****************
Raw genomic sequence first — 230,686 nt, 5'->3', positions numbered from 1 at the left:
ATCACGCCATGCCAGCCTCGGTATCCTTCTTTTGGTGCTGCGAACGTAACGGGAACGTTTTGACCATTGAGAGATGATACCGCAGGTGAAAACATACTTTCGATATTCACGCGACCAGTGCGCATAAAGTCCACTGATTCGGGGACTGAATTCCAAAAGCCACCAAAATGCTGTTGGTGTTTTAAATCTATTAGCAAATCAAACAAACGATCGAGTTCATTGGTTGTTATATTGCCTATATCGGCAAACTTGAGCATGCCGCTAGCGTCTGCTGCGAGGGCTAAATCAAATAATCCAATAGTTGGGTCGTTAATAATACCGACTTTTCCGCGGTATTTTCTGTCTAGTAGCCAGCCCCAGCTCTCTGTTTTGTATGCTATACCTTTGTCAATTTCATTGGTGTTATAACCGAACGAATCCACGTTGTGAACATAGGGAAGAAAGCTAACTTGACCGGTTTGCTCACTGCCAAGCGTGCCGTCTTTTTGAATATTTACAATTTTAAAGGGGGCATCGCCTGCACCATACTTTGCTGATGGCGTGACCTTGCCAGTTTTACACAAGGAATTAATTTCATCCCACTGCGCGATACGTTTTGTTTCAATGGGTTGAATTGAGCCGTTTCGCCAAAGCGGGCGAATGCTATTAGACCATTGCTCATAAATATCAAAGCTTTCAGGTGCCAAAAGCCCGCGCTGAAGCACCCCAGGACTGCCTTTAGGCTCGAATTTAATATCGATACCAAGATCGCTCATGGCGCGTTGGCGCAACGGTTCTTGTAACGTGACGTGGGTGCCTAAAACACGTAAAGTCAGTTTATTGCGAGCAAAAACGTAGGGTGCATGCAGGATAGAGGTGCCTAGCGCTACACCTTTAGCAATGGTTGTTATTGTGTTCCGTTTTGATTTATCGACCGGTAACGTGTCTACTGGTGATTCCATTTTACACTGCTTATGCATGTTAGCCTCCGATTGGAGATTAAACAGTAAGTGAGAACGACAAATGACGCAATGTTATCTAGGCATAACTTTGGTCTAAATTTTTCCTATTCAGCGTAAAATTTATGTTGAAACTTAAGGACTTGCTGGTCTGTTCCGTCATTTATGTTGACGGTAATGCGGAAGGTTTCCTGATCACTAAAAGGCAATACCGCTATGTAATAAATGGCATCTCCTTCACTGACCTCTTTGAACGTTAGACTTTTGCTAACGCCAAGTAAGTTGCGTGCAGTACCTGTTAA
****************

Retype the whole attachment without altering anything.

Raw genomic sequence first — 230,686 nt, 5'->3', positions numbered from 1 at the left:
ATCACGCCATGCCAGCCTCGGTATCCTTCTTTTGGTGCTGCGAACGTAACGGGAACGTTTTGACCATTGAGAGATGATACCGCAGGTGAAAACATACTTTCGATATTCACGCGACCAGTGCGCATAAAGTCCACTGATTCGGGGACTGAATTCCAAAAGCCACCAAAATGCTGTTGGTGTTTTAAATCTATTAGCAAATCAAACAAACGATCGAGTTCATTGGTTGTTATATTGCCTATATCGGCAAACTTGAGCATGCCGCTAGCGTCTGCTGCGAGGGCTAAATCAAATAATCCAATAGTTGGGTCGTTAATAATACCGACTTTTCCGCGGTATTTTCTGTCTAGTAGCCAGCCCCAGCTCTCTGTTTTGTATGCTATACCTTTGTCAATTTCATTGGTGTTATAACCGAACGAATCCACGTTGTGAACATAGGGAAGAAAGCTAACTTGACCGGTTTGCTCACTGCCAAGCGTGCCGTCTTTTTGAATATTTACAATTTTAAAGGGGGCATCGCCTGCACCATACTTTGCTGATGGCGTGACCTTGCCAGTTTTACACAAGGAATTAATTTCATCCCACTGCGCGATACGTTTTGTTTCAATGGGTTGAATTGAGCCGTTTCGCCAAAGCGGGCGAATGCTATTAGACCATTGCTCATAAATATCAAAGCTTTCAGGTGCCAAAAGCCCGCGCTGAAGCACCCCAGGACTGCCTTTAGGCTCGAATTTAATATCGATACCAAGATCGCTCATGGCGCGTTGGCGCAACGGTTCTTGTAACGTGACGTGGGTGCCTAAAACACGTAAAGTCAGTTTATTGCGAGCAAAAACGTAGGGTGCATGCAGGATAGAGGTGCCTAGCGCTACACCTTTAGCAATGGTTGTTATTGTGTTCCGTTTTGATTTATCGACCGGTAACGTGTCTACTGGTGATTCCATTTTACACTGCTTATGCATGTTAGCCTCCGATTGGAGATTAAACAGTAAGTGAGAACGACAAATGACGCAATGTTATCTAGGCATAACTTTGGTCTAAATTTTTCCTATTCAGCGTAAAATTTATGTTGAAACTTAAGGACTTGCTGGTCTGTTCCGTCATTTATGTTGACGGTAATGCGGAAGGTTTCCTGATCACTAAAAGGCAATACCGCTATGTAATAAATGGCATCTCCTTCACTGACCTCTTTGAACGTTAGACTTTTGCTAACGCCAAGTAAGTTGCGTGCAGTACCTGTTAA